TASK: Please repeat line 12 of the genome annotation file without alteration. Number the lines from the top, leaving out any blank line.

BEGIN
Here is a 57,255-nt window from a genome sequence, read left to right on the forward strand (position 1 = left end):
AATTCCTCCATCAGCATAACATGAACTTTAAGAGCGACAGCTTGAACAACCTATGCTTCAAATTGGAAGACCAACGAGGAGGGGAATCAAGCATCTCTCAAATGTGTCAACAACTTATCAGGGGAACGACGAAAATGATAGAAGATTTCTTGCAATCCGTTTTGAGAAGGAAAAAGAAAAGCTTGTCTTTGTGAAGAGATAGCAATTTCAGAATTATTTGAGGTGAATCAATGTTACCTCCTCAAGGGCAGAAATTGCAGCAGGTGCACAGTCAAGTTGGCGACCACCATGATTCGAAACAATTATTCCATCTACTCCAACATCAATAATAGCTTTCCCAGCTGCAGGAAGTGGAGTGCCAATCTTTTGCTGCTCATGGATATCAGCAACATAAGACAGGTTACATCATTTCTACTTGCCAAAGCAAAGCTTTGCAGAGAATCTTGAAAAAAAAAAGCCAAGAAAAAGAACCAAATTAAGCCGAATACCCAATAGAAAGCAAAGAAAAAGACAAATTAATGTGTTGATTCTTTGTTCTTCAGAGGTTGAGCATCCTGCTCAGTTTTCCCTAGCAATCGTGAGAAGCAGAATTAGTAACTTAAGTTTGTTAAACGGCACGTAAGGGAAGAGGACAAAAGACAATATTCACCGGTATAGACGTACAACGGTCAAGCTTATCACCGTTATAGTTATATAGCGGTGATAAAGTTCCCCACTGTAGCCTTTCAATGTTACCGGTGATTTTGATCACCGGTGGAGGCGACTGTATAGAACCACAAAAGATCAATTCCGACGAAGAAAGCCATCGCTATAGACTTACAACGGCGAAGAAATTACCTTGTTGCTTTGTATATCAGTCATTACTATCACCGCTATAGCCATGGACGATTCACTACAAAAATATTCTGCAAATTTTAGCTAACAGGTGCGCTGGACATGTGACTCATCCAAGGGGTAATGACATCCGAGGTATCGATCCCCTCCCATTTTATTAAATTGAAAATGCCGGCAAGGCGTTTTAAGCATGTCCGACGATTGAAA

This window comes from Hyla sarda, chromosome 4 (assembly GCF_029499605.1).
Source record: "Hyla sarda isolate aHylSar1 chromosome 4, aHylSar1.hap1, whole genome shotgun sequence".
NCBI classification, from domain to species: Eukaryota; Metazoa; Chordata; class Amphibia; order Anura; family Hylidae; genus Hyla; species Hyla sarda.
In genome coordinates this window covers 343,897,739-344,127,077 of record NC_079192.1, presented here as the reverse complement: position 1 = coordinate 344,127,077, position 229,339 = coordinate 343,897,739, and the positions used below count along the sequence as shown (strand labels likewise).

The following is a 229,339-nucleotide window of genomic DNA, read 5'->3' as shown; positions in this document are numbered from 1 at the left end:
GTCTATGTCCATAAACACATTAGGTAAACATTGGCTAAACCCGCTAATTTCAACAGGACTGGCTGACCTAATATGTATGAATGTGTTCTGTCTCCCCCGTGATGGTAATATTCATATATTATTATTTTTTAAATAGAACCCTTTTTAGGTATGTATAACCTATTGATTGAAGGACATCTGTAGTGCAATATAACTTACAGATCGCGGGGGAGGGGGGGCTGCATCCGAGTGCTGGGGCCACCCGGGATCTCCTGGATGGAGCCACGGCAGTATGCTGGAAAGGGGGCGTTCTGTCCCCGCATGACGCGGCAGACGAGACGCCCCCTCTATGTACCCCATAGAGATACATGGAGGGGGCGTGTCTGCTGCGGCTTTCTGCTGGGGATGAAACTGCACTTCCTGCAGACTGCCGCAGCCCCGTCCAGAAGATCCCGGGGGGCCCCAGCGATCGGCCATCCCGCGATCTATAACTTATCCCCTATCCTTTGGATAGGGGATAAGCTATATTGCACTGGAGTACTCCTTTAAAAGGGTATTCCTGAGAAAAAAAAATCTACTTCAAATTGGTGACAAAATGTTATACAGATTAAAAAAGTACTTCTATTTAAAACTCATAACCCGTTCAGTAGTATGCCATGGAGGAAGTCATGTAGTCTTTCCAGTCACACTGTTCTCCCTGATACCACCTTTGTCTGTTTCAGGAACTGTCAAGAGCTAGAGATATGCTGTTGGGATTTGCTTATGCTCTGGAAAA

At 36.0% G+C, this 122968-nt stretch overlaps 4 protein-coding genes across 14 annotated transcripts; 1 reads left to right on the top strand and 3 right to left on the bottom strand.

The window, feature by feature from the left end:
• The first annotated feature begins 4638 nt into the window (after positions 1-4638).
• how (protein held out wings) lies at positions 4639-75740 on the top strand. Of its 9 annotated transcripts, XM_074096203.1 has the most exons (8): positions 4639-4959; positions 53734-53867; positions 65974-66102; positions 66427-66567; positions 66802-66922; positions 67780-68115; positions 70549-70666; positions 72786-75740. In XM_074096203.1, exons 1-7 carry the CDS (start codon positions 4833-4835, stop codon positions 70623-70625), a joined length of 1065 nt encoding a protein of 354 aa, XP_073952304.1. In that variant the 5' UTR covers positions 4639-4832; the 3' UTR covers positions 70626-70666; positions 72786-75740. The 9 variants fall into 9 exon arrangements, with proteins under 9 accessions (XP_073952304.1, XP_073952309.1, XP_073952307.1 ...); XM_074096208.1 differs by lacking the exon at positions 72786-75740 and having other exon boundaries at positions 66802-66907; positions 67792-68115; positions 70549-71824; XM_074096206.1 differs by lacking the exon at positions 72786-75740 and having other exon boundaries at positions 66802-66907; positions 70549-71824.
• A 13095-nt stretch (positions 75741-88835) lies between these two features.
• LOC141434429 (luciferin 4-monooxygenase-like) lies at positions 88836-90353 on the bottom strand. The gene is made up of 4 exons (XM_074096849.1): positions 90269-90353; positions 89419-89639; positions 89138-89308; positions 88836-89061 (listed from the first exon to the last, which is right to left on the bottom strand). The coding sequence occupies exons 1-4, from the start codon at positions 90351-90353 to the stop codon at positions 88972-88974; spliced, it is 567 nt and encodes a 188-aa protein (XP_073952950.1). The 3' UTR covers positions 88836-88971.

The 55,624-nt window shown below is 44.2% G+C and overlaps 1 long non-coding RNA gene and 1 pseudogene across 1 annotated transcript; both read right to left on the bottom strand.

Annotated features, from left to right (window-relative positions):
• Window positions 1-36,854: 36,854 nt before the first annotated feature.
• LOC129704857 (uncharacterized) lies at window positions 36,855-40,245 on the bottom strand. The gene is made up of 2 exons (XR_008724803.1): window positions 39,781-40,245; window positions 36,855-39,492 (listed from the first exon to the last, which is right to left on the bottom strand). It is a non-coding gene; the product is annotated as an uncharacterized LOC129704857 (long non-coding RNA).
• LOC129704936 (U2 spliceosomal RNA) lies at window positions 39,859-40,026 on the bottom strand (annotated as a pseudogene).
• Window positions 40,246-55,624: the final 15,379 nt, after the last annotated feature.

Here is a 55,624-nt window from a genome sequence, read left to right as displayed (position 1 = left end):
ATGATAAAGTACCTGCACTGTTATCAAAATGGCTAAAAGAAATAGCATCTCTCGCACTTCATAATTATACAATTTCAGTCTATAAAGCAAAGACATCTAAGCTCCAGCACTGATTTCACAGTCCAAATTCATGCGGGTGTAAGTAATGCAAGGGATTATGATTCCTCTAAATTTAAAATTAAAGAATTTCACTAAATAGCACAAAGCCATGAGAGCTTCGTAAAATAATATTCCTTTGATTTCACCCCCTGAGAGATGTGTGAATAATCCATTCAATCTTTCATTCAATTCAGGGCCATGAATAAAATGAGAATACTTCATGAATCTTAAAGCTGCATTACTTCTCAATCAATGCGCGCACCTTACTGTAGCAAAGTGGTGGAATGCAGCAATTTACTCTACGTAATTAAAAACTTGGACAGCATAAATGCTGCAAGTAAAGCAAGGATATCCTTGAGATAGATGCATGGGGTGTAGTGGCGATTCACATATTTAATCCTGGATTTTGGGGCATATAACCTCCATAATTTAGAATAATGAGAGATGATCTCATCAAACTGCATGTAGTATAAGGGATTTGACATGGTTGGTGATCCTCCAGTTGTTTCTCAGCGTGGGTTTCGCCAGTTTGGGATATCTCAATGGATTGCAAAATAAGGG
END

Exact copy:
• how (protein held out wings) lies at positions 4639-75740 on the top strand. Of its 9 annotated transcripts, XM_074096203.1 has the most exons (8): positions 4639-4959; positions 53734-53867; positions 65974-66102; positions 66427-66567; positions 66802-66922; positions 67780-68115; positions 70549-70666; positions 72786-75740. In XM_074096203.1, exons 1-7 carry the CDS (start codon positions 4833-4835, stop codon positions 70623-70625), a joined length of 1065 nt encoding a protein of 354 aa, XP_073952304.1. In that variant the 5' UTR covers positions 4639-4832; the 3' UTR covers positions 70626-70666; positions 72786-75740. The 9 variants fall into 9 exon arrangements, with proteins under 9 accessions (XP_073952304.1, XP_073952309.1, XP_073952307.1 ...); XM_074096208.1 differs by lacking the exon at positions 72786-75740 and having other exon boundaries at positions 66802-66907; positions 67792-68115; positions 70549-71824; XM_074096206.1 differs by lacking the exon at positions 72786-75740 and having other exon boundaries at positions 66802-66907; positions 70549-71824.